Strangers can park on your driveway and there’s almost nothing you can do about it

The rights and wrongs of parking are a constant source of debate among motorists, with arguments up and down the country about who can park where.

And new research by USwitch shows that most people are in the dark about the laws around parking, including the fact that anyone can park on your driveway and there’s nothing the police can do about it.

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As odd as it might sound, parking on someone else’s driveway isn’t a criminal offence - something 64 per cent of people were unaware of. According to police, parking on someone else’s property is considered trespassing, which is a civil matter, rather than a criminal one. That means police are powerless to remove a car parked on your property.

What’s more, your local council is unlikely to intervene either, as your driveway is private property and so not under the authority’s jurisdiction. Councils can be asked to remove a car from private property if you think it has been abandoned. However, if the vehicle is taxed, insured, has a valid MOT and isn't in a dangerous condition, they’re unlikely to move it from private land.

Unless you can prove the car has been abandoned, your local council is unlikely to get involved (Photo: Shutterstock)Unless you can prove the car has been abandoned, your local council is unlikely to get involved (Photo: Shutterstock)
Unless you can prove the car has been abandoned, your local council is unlikely to get involved (Photo: Shutterstock)

So, what can you do? Uswitch car insurance expert, Florence Codjoe says: “If you come home to find a stranger has parked their car on your drive, try having a polite chat with the driver first, as there may have been a simple misunderstanding. If you can’t come to a resolution and it happens repeatedly, then it may be worth contacting Citizens Advice or a solicitor to seek further help.”

What you shouldn’t do, no matter how tempting, is damage the offending vehicle. That could leave you open to criminal charges despite the provocation. Of course, if you can still fit your car in the driveway without obstructing the public highway, that’s your right, even if it means blocking the other vehicle in.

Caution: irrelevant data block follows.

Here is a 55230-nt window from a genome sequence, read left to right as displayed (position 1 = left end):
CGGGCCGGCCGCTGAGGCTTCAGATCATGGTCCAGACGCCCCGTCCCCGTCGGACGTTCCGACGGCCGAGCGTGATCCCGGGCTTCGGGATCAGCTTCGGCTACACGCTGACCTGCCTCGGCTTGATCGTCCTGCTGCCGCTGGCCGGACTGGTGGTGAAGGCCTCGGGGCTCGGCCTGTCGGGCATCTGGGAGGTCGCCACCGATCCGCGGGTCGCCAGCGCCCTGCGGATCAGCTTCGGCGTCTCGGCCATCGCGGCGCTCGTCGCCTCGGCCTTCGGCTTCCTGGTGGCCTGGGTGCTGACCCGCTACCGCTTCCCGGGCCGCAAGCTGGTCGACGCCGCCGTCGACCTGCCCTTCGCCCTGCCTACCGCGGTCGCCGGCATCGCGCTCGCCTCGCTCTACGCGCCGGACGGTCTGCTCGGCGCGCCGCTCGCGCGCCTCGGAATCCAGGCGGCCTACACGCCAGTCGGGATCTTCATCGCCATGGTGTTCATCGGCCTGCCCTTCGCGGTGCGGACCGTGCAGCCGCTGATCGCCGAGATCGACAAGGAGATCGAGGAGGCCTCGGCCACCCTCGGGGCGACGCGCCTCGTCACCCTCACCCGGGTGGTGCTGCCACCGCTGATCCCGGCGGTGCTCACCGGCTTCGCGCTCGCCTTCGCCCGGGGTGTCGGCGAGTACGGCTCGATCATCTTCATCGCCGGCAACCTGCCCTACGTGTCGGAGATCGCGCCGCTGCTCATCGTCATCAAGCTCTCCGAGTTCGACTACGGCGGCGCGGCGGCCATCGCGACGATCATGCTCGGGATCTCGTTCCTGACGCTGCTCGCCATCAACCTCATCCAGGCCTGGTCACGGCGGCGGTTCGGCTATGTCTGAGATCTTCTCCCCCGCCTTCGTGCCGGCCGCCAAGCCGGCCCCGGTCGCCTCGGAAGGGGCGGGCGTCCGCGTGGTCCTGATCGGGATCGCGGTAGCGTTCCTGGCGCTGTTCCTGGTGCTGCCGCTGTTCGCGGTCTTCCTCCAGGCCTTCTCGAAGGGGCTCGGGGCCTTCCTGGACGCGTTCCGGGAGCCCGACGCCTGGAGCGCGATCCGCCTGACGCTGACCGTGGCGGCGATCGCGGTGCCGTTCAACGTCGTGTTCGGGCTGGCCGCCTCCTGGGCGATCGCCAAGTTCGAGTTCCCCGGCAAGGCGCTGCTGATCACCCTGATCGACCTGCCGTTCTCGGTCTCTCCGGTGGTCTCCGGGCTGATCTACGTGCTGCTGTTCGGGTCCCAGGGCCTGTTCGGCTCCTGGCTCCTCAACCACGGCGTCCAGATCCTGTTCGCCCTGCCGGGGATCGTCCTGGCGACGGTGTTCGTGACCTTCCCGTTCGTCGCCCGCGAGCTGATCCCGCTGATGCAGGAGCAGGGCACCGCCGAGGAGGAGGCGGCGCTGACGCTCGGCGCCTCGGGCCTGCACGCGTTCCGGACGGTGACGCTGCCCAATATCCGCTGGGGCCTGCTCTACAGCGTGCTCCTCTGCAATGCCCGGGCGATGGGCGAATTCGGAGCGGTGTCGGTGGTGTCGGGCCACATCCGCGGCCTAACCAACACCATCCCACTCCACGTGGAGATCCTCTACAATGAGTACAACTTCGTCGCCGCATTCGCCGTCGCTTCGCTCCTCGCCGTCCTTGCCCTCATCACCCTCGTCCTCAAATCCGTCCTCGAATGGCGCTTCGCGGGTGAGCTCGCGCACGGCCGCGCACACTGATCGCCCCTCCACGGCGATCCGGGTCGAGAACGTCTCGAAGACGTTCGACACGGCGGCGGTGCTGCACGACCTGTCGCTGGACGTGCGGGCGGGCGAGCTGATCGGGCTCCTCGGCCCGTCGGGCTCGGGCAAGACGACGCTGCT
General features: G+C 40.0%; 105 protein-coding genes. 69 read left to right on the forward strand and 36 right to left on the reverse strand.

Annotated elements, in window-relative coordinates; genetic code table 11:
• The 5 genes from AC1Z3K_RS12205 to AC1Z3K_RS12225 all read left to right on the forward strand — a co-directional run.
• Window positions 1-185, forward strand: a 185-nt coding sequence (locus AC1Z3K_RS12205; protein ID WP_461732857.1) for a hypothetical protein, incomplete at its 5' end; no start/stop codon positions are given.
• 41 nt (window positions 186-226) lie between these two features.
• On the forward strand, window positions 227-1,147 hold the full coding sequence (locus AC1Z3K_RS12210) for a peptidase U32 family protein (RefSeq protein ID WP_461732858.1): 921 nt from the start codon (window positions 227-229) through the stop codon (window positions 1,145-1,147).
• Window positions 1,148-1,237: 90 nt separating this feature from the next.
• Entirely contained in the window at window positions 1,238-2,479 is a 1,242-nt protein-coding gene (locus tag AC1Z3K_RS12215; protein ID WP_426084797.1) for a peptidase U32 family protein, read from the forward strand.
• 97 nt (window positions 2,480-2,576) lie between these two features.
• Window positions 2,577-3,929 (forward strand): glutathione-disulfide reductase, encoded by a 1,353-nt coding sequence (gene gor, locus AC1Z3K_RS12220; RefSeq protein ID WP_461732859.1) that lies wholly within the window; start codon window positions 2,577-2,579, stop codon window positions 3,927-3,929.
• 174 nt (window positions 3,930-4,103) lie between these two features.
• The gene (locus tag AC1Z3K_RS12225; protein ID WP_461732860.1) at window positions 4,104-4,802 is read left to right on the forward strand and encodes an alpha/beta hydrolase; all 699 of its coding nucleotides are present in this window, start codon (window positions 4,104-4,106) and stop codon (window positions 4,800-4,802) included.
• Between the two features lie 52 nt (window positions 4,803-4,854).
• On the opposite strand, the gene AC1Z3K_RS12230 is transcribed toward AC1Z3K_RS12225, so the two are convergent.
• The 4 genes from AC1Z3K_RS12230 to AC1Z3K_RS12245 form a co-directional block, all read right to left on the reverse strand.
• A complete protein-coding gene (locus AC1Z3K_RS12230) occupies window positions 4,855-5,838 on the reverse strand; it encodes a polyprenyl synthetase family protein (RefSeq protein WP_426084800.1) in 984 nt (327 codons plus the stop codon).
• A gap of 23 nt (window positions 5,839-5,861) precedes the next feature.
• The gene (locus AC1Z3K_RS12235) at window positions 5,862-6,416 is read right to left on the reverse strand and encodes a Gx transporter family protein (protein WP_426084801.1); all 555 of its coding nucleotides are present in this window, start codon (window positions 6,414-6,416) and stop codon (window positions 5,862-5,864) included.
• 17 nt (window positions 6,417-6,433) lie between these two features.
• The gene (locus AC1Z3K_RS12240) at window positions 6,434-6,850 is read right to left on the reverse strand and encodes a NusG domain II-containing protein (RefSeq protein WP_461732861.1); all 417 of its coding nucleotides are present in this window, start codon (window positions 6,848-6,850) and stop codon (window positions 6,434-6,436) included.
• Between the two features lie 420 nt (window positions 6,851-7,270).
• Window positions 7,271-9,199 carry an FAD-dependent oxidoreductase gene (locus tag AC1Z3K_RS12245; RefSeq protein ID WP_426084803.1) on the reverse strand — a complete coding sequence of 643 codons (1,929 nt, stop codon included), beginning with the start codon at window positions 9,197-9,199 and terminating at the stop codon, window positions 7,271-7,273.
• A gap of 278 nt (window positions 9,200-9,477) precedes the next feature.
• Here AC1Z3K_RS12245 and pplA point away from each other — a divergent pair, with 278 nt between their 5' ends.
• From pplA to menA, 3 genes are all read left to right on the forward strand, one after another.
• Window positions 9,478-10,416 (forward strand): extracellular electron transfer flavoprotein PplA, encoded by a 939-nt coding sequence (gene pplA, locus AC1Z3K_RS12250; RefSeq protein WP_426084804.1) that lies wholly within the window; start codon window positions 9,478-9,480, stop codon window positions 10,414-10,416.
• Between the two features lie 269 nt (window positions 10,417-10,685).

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The USwitch research also found that 60 per cent of drivers wrongly believed they are legally entitled to park outside their own property. In fact, unless parking is governed by residents’ parking permits or designated spaces, anyone can park on the public street outside your house as long as they aren’t causing an obstruction (such as blocking a dropped kerb).

However, the research also revealed where it is illegal to park, and where breaking the rules could see you fined.

According to the Highway Code you must not park:

  • On a pedestrian crossing, including the area marked by the zig-zag lines
  • In marked taxi bays
  • In a cycle lane
  • On red lines
  • In spaces reserved for Blue Badge holders, residents or motorbikes (unless entitled to do so)
  • Near a school entrance
  • Anywhere that would prevent access for emergency services
  • At or near a bus/tram stop
  • Opposite or within 10 metres of a junction
  • Over a dropped kerb

Florence Codjoe said: “Parking in restricted areas could land you a fine of up to £1,000, so it’s important to ensure you avoid it. Not only could it get you into trouble, it could also obstruct pedestrians and other vehicles, putting their safety at risk.

“If your car is damaged or you’re involved in an incident whilst parked in a restricted area, this could also impact the validity of your car insurance if you need to make a claim.”